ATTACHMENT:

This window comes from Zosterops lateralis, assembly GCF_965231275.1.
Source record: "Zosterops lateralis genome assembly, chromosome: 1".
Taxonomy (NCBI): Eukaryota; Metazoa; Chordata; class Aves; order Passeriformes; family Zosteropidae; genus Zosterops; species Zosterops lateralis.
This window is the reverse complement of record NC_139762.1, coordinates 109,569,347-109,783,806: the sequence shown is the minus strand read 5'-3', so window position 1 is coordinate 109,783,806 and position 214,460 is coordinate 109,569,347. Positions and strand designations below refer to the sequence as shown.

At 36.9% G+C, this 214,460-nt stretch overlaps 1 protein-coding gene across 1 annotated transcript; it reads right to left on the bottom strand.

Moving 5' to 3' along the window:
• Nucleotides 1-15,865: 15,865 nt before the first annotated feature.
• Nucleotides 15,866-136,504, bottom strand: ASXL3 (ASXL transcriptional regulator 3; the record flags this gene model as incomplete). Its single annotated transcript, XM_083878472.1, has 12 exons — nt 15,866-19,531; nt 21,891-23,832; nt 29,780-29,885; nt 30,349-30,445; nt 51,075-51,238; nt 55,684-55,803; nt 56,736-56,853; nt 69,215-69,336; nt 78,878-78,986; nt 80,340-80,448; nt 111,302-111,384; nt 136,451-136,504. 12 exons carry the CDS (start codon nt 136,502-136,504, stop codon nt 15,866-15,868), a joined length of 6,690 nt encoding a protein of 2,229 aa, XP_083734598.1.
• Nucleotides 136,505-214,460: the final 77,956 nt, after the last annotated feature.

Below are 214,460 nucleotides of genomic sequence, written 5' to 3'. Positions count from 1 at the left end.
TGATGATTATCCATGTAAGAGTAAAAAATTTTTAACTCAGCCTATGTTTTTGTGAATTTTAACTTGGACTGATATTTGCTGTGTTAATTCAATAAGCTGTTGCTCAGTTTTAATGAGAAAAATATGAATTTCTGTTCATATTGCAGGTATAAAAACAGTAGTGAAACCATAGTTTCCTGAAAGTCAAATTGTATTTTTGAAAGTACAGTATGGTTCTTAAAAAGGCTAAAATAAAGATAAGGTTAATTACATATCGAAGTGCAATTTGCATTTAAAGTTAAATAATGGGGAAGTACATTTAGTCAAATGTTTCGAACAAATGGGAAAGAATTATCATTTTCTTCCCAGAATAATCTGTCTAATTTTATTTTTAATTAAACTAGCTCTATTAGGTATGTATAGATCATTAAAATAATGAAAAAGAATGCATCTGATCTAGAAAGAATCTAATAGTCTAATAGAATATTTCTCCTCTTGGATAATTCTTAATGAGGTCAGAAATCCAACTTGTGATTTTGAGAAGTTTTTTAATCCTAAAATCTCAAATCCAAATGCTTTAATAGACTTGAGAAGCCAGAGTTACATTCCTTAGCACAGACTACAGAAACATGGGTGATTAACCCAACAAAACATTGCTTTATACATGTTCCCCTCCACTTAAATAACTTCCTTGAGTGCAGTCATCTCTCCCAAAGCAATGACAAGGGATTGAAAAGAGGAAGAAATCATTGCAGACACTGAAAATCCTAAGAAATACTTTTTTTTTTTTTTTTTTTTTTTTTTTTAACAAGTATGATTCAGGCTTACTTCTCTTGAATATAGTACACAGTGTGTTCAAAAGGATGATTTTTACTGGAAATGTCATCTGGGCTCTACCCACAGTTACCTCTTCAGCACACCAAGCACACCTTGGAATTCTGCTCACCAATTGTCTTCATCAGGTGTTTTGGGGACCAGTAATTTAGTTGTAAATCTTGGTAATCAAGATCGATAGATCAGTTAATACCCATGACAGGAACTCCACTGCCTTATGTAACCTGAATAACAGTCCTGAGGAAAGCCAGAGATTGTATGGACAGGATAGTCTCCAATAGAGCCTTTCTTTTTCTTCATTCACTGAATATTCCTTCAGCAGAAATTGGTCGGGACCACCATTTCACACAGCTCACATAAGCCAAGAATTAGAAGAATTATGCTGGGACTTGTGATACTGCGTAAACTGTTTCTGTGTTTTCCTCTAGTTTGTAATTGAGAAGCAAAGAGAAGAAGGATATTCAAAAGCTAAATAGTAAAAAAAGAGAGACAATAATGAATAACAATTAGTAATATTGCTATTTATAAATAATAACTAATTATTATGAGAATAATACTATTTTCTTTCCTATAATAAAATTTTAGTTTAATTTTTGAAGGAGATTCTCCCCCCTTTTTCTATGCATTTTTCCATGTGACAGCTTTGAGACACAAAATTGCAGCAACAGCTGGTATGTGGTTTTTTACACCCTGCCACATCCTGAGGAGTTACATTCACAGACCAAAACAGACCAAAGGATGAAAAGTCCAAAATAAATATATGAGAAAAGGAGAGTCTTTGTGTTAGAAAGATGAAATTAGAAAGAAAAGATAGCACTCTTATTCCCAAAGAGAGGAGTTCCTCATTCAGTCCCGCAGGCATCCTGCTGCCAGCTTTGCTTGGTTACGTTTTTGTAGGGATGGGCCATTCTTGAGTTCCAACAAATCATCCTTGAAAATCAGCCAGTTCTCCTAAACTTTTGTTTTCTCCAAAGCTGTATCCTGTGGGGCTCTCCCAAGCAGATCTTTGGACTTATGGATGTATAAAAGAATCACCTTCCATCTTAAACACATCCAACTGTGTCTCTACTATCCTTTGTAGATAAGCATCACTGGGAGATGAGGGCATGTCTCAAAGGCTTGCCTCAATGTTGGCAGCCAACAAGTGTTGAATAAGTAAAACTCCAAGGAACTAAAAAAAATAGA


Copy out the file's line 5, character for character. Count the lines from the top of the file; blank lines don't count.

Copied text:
At 36.9% G+C, this 214,460-nt stretch overlaps 1 protein-coding gene across 1 annotated transcript; it reads right to left on the bottom strand.